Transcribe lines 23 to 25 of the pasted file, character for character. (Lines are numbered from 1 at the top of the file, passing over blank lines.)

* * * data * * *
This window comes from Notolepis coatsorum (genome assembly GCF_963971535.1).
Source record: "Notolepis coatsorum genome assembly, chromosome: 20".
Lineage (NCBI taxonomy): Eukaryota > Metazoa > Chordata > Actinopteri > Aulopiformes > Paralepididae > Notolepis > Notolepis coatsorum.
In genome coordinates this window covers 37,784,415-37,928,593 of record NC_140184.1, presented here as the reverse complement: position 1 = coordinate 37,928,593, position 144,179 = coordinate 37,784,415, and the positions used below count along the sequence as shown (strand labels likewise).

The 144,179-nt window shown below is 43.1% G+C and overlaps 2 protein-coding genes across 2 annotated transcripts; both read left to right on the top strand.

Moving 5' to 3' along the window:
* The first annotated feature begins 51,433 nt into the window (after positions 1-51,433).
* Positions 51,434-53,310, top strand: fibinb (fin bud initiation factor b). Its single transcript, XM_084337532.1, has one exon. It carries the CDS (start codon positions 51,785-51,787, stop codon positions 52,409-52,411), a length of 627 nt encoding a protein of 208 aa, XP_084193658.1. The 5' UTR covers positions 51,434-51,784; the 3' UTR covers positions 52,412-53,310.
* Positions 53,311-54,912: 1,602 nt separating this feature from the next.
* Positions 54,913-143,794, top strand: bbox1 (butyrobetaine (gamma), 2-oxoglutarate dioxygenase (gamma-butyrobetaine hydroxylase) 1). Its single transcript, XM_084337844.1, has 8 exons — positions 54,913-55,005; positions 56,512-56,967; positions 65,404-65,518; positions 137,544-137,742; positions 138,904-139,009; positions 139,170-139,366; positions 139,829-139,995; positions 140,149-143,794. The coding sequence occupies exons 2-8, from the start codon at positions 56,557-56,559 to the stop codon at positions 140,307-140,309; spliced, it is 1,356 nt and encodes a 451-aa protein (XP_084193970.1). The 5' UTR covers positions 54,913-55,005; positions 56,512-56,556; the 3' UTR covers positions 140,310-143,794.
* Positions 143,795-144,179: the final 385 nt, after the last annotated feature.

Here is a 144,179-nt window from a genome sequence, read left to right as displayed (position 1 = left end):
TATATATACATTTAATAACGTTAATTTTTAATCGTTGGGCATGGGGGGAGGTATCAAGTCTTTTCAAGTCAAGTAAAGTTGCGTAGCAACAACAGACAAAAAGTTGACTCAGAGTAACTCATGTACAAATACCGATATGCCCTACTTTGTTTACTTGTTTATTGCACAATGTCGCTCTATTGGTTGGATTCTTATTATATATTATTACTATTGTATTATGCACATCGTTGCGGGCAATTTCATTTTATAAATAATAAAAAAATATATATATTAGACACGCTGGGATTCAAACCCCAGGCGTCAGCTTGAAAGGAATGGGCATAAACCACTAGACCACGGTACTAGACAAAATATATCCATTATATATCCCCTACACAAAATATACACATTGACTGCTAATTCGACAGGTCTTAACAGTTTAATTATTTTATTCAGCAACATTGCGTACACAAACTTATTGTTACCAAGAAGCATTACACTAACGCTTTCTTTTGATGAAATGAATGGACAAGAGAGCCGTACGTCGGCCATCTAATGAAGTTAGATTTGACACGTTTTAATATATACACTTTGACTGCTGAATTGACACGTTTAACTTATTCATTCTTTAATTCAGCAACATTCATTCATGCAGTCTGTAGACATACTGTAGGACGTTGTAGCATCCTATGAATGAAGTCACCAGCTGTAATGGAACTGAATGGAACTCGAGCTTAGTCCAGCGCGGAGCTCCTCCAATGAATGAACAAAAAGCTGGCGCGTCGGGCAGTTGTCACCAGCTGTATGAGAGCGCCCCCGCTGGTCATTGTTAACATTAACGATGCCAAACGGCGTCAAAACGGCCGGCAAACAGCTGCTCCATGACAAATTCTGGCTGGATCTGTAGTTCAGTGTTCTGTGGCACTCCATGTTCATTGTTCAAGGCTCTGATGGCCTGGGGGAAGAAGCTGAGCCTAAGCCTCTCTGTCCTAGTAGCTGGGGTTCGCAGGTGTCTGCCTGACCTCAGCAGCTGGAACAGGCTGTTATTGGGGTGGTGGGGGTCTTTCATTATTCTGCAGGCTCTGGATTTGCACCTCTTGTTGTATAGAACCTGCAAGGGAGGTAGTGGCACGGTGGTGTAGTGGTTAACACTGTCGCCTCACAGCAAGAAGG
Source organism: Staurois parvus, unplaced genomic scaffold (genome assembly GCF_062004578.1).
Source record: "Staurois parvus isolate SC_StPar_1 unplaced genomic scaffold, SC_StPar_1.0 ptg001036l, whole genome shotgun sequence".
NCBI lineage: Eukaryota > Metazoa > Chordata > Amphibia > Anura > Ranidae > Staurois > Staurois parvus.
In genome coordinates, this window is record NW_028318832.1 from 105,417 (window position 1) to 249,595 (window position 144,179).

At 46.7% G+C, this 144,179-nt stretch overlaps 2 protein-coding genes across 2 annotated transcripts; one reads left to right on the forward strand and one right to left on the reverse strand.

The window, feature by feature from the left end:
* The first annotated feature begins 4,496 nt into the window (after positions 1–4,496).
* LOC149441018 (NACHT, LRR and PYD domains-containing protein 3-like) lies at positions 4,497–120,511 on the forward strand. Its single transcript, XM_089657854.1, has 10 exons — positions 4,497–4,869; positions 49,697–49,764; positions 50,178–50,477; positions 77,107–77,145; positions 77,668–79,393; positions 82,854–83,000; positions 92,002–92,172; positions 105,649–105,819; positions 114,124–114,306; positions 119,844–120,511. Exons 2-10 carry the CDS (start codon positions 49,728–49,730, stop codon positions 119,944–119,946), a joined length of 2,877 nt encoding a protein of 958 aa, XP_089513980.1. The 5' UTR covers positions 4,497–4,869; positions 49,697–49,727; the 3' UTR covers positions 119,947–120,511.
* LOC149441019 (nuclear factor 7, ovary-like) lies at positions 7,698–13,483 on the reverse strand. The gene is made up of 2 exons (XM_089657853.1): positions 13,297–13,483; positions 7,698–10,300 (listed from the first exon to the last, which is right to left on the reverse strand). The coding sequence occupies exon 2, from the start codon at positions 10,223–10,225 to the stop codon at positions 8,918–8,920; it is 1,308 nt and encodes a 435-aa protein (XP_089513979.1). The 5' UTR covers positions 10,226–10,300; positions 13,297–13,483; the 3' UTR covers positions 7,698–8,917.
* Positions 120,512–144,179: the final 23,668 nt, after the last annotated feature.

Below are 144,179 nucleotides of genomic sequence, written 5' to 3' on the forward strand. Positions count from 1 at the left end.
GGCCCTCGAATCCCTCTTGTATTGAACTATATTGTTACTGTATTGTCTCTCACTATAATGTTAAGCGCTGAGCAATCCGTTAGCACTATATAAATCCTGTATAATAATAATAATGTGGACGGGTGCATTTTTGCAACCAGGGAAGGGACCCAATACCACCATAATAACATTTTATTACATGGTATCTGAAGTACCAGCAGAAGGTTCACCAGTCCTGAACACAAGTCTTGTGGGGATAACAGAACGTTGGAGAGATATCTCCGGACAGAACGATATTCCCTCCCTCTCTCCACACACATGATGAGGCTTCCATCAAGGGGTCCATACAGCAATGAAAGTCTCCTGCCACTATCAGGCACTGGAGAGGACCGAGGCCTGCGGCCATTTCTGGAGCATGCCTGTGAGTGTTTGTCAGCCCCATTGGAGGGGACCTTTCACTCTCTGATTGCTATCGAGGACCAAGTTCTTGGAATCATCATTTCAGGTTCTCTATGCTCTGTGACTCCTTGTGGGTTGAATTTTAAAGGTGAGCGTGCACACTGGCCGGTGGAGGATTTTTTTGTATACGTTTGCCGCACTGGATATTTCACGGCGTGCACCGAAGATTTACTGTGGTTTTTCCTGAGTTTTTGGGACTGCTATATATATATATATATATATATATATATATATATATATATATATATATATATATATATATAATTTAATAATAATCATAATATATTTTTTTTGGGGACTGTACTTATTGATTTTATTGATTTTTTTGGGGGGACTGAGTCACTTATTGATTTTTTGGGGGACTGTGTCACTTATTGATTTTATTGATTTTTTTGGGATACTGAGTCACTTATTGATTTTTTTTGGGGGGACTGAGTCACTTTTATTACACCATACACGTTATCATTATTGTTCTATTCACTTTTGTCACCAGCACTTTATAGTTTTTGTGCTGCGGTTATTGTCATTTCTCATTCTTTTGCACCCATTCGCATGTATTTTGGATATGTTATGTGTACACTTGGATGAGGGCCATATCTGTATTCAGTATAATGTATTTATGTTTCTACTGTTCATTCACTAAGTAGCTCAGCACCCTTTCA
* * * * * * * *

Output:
* Positions 120,512–144,179: the final 23,668 nt, after the last annotated feature.

Below are 144,179 nucleotides of genomic sequence, written 5' to 3' on the forward strand. Positions count from 1 at the left end.
GGCCCTCGAATCCCTCTTGTATTGAACTATATTGTTACTGTATTGTCTCTCACTATAATGTTAAGCGCTGAGCAATCCGTTAGCACTATATAAATCCTGTATAATAATAATAATGTGGACGGGTGCATTTTTGCAACCAGGGAAGGGACCCAATACCACCATAATAACATTTTATTACATGGTATCTGAAGTACCAGCAGAAGGTTCACCAGTCCTGAACACAAGTCTTGTGGGGATAACAGAACGTTGGAGAGATATCTCCGGACAGAACGATATTCCCTCCCTCTCTCCACACACATGATGAGGCTTCCATCAAGGGGTCCATACAGCAATGAAAGTCTCCTGCCACTATCAGGCACTGGAGAGGACCGAGGCCTGCGGCCATTTCTGGAGCATGCCTGTGAGTGTTTGTCAGCCCCATTGGAGGGGACCTTTCACTCTCTGATTGCTATCGAGGACCAAGTTCTTGGAATCATCATTTCAGGTTCTCTATGCTCTGTGACTCCTTGTGGGTTGAATTTTAAAGGTGAGCGTGCACACTGGCCGGTGGAGGATTTTTTTGTATACGTTTGCCGCACTGGATATTTCACGGCGTGCACCGAAGATTTACTGTGGTTTTTCCTGAGTTTTTGGGACTGCTATATATATATATATATATATATATATATATATATATATATATATATATATATATATATATAATTTAATAATAATCATAATATATTTTTTTTGGGGACTGTACTTATTGATTTTATTGATTTTTTTGGGGGGACTGAGTCACTTATTGATTTTTTGGGGGACTGTGTCACTTATTGATTTTATTGATTTTTTTGGGATACTGAGTCACTTATTGATTTTTTTTGGGGGGACTGAGTCACTTTTATTACACCATACACGTTATCATTATTGTTCTATTCACTTTTGTCACCAGCACTTTATAGTTTTTGTGCTGCGGTTATTGTCATTTCTCATTCTTTTGCACCCATTCGCATGTATTTTGGATATGTTATGTGTACACTTGGATGAGGGCCATATCTGTATTCAGTATAATGTATTTATGTTTCTACTGTTCATTCACTAAGTAGCTCAGCACCCTTTCA